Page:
Green America's GMO Inside Campaign mobilized tens of thousands of consumers to urge Hellman's to go non-GMO.

National Geographic builds on its commitment to use recycled paper (May 2015)

In a major step forward for the use of recycled paper in the magazine industry, the National Geographic Society (NGS) has begun incorporating recycled fiber in all the pages of National Geographic Magazine, National Geographic Kids, and National Geographic Little Kids…

Hershey announced that as part of achieving “simpler ingredients” it will be switching to non-GMO sugar, removing artificial flavors (vanillin), and sourcing milk from cows not treated with the growth hormone rBST in its iconic Milk Chocolate Bar and Kisses by the end of 2015.

Green America's GMO Inside campaign mobilized tens of thousands of consumers to urge Hershey to go non-GMO.

Hershey announced yesterday it will be going 100% certified by 2020. Hershey will utilize three different certification systems -- Fair Trade, Rainforest Alliance, and Utz. All three prohibit child labor, which is endemic in the cocoa sector in West Africa, where Hershey sources most of its cocoa.

Green America joined with allies in the child labor and social justice movement in a ten-year campaign to urge Hershey to certify its cocoa as child labor free. The campaign included protests, letter writing, and petitions, and involved hundreds of thousands of people worldwide.

Apple removes two of the most toxic chemicals from its tier 2 assembly (August 2014)

Green America’s End Smartphone Sweatshops campaign, in partnership with China Labor Watch (CLW), called on Apple to remove toxic chemicals including benzene and n-hexane from its supplier factories in China. Only five months into the campaign, Apple announced in August that it would “explicitly prohibit the use of benzene and n-hexane” at…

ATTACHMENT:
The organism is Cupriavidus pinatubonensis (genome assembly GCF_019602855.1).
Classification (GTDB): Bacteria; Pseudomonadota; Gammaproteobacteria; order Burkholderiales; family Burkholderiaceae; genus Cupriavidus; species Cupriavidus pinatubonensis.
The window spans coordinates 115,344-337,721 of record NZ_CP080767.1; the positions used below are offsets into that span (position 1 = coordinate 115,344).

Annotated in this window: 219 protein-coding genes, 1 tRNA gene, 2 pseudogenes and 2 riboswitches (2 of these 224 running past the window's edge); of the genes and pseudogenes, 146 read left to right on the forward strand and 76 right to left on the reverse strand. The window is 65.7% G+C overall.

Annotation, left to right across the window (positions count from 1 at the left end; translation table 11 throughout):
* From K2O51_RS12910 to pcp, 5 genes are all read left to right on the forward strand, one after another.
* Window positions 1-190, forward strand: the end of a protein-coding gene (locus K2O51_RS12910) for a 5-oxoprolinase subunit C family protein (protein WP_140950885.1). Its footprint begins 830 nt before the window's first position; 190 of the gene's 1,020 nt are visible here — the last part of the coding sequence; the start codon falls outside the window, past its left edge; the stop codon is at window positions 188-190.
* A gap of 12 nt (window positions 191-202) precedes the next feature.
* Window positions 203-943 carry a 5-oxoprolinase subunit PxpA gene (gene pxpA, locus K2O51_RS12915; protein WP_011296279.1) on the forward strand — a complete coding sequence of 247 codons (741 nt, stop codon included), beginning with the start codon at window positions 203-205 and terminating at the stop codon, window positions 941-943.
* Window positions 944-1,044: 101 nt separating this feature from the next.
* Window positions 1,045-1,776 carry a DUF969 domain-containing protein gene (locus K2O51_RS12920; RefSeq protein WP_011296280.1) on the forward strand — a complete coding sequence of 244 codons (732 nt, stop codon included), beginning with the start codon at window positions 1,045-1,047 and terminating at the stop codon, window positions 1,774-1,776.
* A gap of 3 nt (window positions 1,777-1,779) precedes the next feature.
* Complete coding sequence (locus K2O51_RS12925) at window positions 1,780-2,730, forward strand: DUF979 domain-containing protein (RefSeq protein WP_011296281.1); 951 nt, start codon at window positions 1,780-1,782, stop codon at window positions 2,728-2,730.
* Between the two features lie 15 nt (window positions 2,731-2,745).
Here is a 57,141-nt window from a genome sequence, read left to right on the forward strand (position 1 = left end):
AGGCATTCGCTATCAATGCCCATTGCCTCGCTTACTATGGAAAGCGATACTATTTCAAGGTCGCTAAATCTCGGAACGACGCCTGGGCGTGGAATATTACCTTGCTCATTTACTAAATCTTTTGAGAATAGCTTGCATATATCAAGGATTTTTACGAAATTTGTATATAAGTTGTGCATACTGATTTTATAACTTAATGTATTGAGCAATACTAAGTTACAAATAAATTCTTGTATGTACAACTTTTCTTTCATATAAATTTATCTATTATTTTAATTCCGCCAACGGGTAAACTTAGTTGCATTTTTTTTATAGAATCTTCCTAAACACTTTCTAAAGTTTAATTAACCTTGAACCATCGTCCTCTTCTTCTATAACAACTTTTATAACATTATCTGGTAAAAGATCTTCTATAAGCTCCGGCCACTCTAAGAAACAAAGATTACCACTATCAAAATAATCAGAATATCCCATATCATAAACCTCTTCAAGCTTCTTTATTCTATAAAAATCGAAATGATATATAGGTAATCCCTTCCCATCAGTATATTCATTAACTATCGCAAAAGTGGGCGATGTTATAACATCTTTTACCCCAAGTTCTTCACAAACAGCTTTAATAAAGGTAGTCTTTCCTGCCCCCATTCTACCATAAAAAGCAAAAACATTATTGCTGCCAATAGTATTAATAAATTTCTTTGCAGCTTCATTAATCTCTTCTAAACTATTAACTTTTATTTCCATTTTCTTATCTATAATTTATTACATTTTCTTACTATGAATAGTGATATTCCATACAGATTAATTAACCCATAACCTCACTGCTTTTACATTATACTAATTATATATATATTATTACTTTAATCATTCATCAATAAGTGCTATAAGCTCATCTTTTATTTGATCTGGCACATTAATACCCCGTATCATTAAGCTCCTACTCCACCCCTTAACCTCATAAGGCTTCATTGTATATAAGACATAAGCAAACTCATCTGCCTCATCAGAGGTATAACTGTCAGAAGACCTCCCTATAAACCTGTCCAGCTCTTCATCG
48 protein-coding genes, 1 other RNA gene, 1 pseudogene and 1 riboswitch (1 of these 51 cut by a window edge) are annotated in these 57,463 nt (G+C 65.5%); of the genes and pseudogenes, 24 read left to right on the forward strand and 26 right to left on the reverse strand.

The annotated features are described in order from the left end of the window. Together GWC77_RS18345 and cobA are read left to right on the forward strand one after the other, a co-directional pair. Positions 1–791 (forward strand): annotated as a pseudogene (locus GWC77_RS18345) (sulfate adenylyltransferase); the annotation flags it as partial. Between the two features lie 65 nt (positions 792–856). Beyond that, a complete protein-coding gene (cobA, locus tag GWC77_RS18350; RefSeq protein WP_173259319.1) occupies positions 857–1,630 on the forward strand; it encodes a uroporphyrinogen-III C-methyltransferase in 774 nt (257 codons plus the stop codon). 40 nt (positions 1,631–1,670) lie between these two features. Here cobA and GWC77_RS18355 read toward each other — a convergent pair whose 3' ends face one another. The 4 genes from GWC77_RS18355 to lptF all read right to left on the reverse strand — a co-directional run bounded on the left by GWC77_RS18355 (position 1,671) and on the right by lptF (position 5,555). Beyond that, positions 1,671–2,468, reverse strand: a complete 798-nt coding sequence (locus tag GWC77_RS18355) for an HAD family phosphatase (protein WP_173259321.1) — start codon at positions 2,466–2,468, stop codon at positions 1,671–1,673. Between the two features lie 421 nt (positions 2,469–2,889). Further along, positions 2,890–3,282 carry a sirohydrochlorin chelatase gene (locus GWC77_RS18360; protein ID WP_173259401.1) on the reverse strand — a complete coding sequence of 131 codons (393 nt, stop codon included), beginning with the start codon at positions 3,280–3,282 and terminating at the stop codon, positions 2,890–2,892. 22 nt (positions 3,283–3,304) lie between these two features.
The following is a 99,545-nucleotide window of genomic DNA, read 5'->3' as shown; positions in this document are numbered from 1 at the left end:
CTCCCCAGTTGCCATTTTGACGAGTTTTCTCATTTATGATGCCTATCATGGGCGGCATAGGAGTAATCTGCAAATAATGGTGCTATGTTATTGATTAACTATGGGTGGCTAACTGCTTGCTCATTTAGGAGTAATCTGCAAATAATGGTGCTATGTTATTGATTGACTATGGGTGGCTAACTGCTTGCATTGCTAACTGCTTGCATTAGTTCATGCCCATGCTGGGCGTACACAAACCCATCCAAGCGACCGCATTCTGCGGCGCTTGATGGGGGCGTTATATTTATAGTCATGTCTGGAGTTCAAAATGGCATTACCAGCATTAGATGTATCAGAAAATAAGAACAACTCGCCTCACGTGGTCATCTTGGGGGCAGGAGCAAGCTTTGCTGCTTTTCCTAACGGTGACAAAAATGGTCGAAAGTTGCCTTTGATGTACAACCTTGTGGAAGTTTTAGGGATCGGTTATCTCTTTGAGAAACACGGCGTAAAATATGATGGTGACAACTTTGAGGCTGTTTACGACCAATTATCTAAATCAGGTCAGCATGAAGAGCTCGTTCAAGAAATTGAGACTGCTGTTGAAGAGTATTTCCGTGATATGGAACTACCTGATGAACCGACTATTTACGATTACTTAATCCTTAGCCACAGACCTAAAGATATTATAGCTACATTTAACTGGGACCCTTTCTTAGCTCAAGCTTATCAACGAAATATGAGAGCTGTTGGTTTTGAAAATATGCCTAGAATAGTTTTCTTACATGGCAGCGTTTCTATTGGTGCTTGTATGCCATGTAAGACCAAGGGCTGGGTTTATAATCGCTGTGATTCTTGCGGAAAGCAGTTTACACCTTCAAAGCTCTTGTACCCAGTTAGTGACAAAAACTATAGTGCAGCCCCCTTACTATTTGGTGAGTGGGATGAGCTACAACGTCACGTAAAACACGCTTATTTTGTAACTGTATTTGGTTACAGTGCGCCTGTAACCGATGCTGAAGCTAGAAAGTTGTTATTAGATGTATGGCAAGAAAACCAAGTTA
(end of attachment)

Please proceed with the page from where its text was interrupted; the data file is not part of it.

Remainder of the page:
EPA releases the Clean Power Plan, new rules that set targets for states to reduce their climate emissions from power plants. The Clean Power Plan is a key component of the United States meeting its obligations under the Paris Climate Agreement. The fossil fuel industry and several states are fighting the Clean Power Plan, and the Trump Administration is threatening to undo the regulations. Green America’s Green Business members provided extensive comments supporting the Clean Power Plan.

Consumers across the country took action with the GMO Inside Campaign to push General Mills to make Cheerios non-GMO.

General Mills' announcement of non-GMO Cheerios was huge news, since this was one of the first major consumer brands to go non-GMO based on public pressure, and paved the way for a growing number of non-GMO products.

Regions, US Bank, Fifth Third, and Wells Fargo agreed to phase out short term loans with interest rates up to 365%. These “deposit advance loans” commonly as “payday loans” trapped people in ongoing cycles of debt. Green America and our allies mobilized to halt these abusive loans.

Chevy/GM begin production of the Volt. (December 2010)